No. 5218.

332 So.2d 534 (1976)

Robert C. JORDAN, Plaintiff and Appellant, v. LeBLANC AND BROUSSARD FORD, INC., et al., Defendants and Appellees.

Court of Appeal of Louisiana, Third Circuit.

February 4, 1976.

Attorney(s) appearing for the Case

Henry A. Bernard, Jr., New Iberia, for plaintiff and appellant.

Landry, Watkins, Cousin & Bonin by Alfred S. Landry, New Iberia, Davidson, Meaux, Onebane & Donohoe by Timothy J. McNamara, Lafayette, Roy & Forrest by L. Albert Forrest, New Iberia, for defendants and appellees.


PAVY, Judge.

Plaintiff, Robert C. Jordan purchased a new Ford truck from defendant, LeBlanc and Broussard Ford, Inc. of New Iberia. After experiencing difficulty with the vehicle, plaintiff tendered it to the vendor requesting rescission of the sale. Defendant-vendor refused to rescind the sale, and plaintiff brought this redhibitory action against LeBlanc and Broussard Ford, Inc., and the manufacturer, Ford Motor Company, seeking rescission of the sale, expenses, and damages. Defendant, Ford Motor Company, filed an answer and made a general appearance; defendant LeBlanc and Broussard Ford, Inc. filed a dilatory exception of prematurity and in the alternative a peremptory exception of no cause of action, both exceptions based upon plaintiff's failure to comply with Civil Code Article 2531, as amended. After a trial on the exceptions, the trial judge dismissed plaintiff's suit with prejudice as to both defendants, finding merit in the exceptions raised.

In Prince v. Paretti Pontiac Co., 281 So.2d 112 (La.1973) it was held that a seller was not entitled to an opportunity to repair a defect in a thing sold as a condition precedent to a rescission suit. At the time of that decision, Civil Code Article 2531 read as follows:

"The seller who knew not the vices of the thing, is only bound to restore the price, and to reimburse the expenses occasioned by the sale, as well as those incurred for the preservation of the thing, unless the fruits, which the purchaser has drawn from it, be sufficient to satisfy those expenses."

By Act 673 of 1974 that article was amended to read as follows:

"The seller who knew not the vices of the thing is only bound to repair, remedy or correct the vices as provided in Article 2521, or if he be unable or fails to repair, remedy or correct the vice, then he must restore the purchase price, and reimburse the reasonable expenses occasioned by the sale, as well as those incurred for the preservation of the thing, subject to credit for the value of any fruits or use which the purchaser has drawn from it. In any case in which the seller is held liable because of redhibitory defects in the thing sold, the seller shall have a corresponding and similar right of action against the manufacturer of the thing for any losses sustained by the seller, and further provided that any provision of any franchise or manufacturer-seller contract or agreement attempting to limit, diminish or prevent such recoupment by the seller shall not be given any force or effect." Civil Code Article 2521 reads: "Apparent defects, that is, such as the buyer might have discovered by simple inspection, are not among the number of redhibitory vices."

It is apparent that the reference to amended Article 2521 does not connect logically due to the absence in the latter article of any standards or conditions for the right to repair. A companion bill to amend the latter article failed to pass in the 1974 legislative session. See 49 Tulane Law Review 487.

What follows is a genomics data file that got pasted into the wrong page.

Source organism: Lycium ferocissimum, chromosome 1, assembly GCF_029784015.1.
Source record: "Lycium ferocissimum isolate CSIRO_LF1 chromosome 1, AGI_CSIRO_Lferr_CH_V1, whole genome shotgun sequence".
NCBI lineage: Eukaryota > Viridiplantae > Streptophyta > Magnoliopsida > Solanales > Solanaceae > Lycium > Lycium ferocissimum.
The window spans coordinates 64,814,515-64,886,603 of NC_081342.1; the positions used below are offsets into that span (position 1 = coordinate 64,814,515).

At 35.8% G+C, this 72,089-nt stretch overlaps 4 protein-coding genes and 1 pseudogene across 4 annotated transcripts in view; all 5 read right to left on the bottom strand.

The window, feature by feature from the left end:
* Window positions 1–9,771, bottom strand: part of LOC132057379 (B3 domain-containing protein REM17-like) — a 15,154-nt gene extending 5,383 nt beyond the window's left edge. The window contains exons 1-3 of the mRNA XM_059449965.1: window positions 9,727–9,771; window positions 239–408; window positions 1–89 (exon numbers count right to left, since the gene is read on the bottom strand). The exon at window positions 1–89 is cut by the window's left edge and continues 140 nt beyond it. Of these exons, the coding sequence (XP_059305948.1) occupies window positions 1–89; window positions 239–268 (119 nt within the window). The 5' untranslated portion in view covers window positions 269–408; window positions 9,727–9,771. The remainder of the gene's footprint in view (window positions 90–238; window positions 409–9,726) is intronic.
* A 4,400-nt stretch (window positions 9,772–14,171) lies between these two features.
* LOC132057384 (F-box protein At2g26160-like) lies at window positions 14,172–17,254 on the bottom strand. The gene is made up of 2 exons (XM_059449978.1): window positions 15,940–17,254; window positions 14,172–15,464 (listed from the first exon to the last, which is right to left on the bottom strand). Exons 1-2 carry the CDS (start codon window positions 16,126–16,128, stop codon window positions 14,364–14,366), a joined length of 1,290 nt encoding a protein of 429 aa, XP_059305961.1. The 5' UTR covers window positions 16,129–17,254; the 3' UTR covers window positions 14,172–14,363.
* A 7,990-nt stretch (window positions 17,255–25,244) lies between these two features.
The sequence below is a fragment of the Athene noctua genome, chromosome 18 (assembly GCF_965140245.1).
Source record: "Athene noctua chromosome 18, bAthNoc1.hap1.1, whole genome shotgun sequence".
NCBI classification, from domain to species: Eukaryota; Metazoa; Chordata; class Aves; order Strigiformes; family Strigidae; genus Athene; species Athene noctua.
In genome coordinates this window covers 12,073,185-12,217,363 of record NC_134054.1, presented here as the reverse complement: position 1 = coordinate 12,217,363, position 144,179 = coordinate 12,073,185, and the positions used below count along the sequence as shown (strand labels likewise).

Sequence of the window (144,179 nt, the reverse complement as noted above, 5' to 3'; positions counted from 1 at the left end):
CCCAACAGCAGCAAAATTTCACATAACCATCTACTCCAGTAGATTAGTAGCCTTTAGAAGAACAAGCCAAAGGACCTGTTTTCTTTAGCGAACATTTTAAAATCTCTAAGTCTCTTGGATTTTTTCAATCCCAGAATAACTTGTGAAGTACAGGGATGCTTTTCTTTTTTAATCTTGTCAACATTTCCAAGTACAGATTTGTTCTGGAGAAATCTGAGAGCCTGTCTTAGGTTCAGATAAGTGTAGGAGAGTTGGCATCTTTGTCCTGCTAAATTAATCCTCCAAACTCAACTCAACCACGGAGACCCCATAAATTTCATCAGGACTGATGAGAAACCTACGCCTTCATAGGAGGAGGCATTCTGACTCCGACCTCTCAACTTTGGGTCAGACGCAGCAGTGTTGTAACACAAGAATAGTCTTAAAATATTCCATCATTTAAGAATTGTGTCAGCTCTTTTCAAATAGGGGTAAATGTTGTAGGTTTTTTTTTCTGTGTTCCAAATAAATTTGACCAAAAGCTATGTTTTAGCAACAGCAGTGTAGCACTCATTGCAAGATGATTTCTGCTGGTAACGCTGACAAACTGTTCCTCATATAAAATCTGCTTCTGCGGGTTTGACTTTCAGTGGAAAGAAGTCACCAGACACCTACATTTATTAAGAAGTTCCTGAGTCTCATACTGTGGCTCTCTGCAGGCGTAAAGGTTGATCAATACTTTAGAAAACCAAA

We do not think the absence in Article 2521 of any conditions or guides for the repair right should render nugatory the 1974 amendment to Article 2531. Reason and basic statutory construction require that some sensible effect be given to the language ". . . is only bound to repair, remedy or correct the vice . . ." Instead of compounding the legislative mistake by disregarding that language, we feel obliged to salvage what we can from the legislative will.

An absurd result is not to be imputed to the legislature in the enactment of a law. State ex rel. Graham v. Republican Central Committee of Louisiana, 193 La. 863, 192 So. 374 (1940). Constitutional and legislative enactments are presumed to be valid and to have meaning. Roberts v. City of Baton Rouge, 236 La. 521, 108 So.2d 111 (1959). A court is constrained to construe an expression in a statute so as to give it effect rather than to render it meaningless. State v. Mestayer, 144 La. 601, 80 So. 891 (1919). In construing different provisions of a statute, the court, as far as practical, should reconcile them, and, if possible, give a sensible and intelligent effect to each. Woodruff v. Producers' Oil Company, 142 La. 368, 76 So. 803 (1917).

Words may be rejected to effectuate legislative intent but not to change it. State v. Dudley, 159 La. 872, 106 So. 364 (1925). Where words and clauses which have inadvertently crept into statutes are clearly repugnant to legislative intent, such words and clauses may be disregarded. State v. Caldwell, 170 La. 851, 129 So. 368 (1930).

In Devine v. National Life & Accident Insurance Co., 166 So. 522 (La.App.Orl. 1936) it was said:

"Statutes must be given a reasonable interpretation. While it is true that courts have no concern with the wisdom or policy of a statute, their function being confined to its interpretation, it is also true that `occasions may now and then arise when, from the necessity to make particular statutes intelligible and operative, courts will correct or ignore obvious inadvertences therein'. Shreveport v. Southwestern Gas & Elec. Co., 140 La. 1078, 74 So. 559."